War of the Worlds
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116 min.
Release Date
war of the worlds

In Steven Spielberg’s science fiction, War of the Worlds remains something of an oddity. Its outlook on the prospect of human-alien interaction is bleak and stands as an antithesis to the director’s optimistic aliens in Close Encounters of the Third Kind, E.T.: The Extra-Terrestrial, and even those alien-like robots at the end of A.I. Artificial Intelligence. And while it contains similar misgivings about technology as Spielberg’s Jurassic Park and Minority Report, it holds none of their purist fascination with the “science” of the story (aliens, heat-rays, and subterranean tripods are all very deadly). As a translation of H.G. Wells’ seminal alien invasion tale, the film moves the action from England to the United States and, while modernizing the source material, allows Spielberg to deliver a spectacle of alien destruction that, on the surface, sets aside his family-friendly label. But the adaptation maintains many of the original text’s most controvertible, arguably convenient flourishes so that, in spite of the film’s global cataclysm incited by world-conquering aliens, its epic scope remains centralized on a single family’s experiences during the takeover, and, therefore, it’s every bit as intimate as one would expect from Steven Spielberg.

Spielberg’s film follows the long tradition of Wells’ seminal book and its many adaptations by standing as a reflection of scientific, social, or political events germane to its place in history. With his book, Wells had anticipated the end of the Victorian era and the worst potential dangers in the coming century where science and technology would rule supreme. Later adaptations only solidified that notion. In 1938, as radio listeners tuned-in to hear the usual rumblings of war in Europe with Hitler’s rise, Orson Welles sent half of New England’s listeners running for the hills with his legendarily realistic radio broadcast. Later, producer George Pal and director Byron Haskin made an effects-laden spectacular in their 1953 adaptation, The War of the Worlds, a film that played on the Red Scare and hoped for divine intervention. And Spielberg’s 2005 film, written by David Koepp and Josh Friedman, channeled 9/11 and consciously incorporated parallels to the then-current Iraq War still fresh in viewers’ minds. When one of the characters sees destruction all around her, aliens don’t enter her mind; she immediately asks, “Is it the terrorists!?” Skies fill with clouds as robotic machines topple entire cities, but Spielberg finds poignant moments of humanity in familiar images—such as a father running with his daughter in his arms, both covered in ash—images not unfamiliar for those versed in 9/11 (or any catastrophe’s) news footage.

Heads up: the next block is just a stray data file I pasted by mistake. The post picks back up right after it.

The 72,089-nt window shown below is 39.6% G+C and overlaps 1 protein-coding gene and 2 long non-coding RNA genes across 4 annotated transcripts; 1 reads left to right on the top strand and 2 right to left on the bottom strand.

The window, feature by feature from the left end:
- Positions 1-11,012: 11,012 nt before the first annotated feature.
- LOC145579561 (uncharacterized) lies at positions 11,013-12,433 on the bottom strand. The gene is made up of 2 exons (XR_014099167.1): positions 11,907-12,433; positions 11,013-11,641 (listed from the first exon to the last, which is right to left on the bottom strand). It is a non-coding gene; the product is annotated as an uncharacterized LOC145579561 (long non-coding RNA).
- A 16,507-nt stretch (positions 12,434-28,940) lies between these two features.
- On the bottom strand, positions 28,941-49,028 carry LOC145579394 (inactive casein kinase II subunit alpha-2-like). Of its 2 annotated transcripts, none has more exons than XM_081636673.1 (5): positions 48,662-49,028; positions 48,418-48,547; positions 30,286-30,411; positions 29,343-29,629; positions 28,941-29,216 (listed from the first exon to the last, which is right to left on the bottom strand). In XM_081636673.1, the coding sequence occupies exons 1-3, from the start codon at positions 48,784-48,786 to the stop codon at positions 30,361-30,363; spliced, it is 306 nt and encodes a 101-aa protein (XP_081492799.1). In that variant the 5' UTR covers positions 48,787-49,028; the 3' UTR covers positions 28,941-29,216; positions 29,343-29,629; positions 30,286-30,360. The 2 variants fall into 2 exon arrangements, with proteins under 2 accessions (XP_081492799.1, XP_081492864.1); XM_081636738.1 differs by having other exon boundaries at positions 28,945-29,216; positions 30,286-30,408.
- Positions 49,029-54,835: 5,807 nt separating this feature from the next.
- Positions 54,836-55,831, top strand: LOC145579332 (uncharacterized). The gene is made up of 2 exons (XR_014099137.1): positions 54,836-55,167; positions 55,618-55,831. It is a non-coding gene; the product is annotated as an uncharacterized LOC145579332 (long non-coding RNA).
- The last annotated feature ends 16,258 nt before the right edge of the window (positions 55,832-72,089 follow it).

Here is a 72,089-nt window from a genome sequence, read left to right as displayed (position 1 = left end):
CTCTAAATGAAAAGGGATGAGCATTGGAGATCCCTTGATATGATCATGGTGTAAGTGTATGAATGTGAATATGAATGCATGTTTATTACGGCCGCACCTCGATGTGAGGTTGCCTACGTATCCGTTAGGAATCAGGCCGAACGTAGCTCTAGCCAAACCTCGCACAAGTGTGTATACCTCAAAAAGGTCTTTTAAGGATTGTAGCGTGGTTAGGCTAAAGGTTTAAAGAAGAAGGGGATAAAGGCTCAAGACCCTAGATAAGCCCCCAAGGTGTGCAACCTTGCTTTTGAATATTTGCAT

Its release was accompanied by a marketing campaign to match the larger-than-life collaboration between Hollywood’s most bankable director and its most popular star, Tom Cruise. The two had already worked together on Minority Report in 2002, but the global scale here was far more enormous. Millions were spent to produce and market the picture, and the posters showcased colossal letters that recalled the fonts from such past epics as Ben-Hur (1959) and King of Kings (1961). Six months before the film’s release, analysts predicted it would be the year’s biggest hit (it was fourth) and perhaps Spielberg’s largest earner—it’s certainly among his largest budgets. But just a few weeks before its Independence Day weekend opening on June 29, 2005, Cruise appeared on The Oprah Winfrey Show, jumped for love on Oprah’s couch, and became something of a laughing stock in the public eye. His erratic behavior was vaguely attributed to his association with the unpopular Church of Scientology. Cruise’s promotional interviews centered on his newfound love with future ex-wife Katie Holmes, and the film itself was lost in the discussions. Some would argue that the public had grown weary of Cruise and, despite War of the Worlds’ stateside box-office take of $200 million, the film would have done better without the increasingly skewed perception of its star.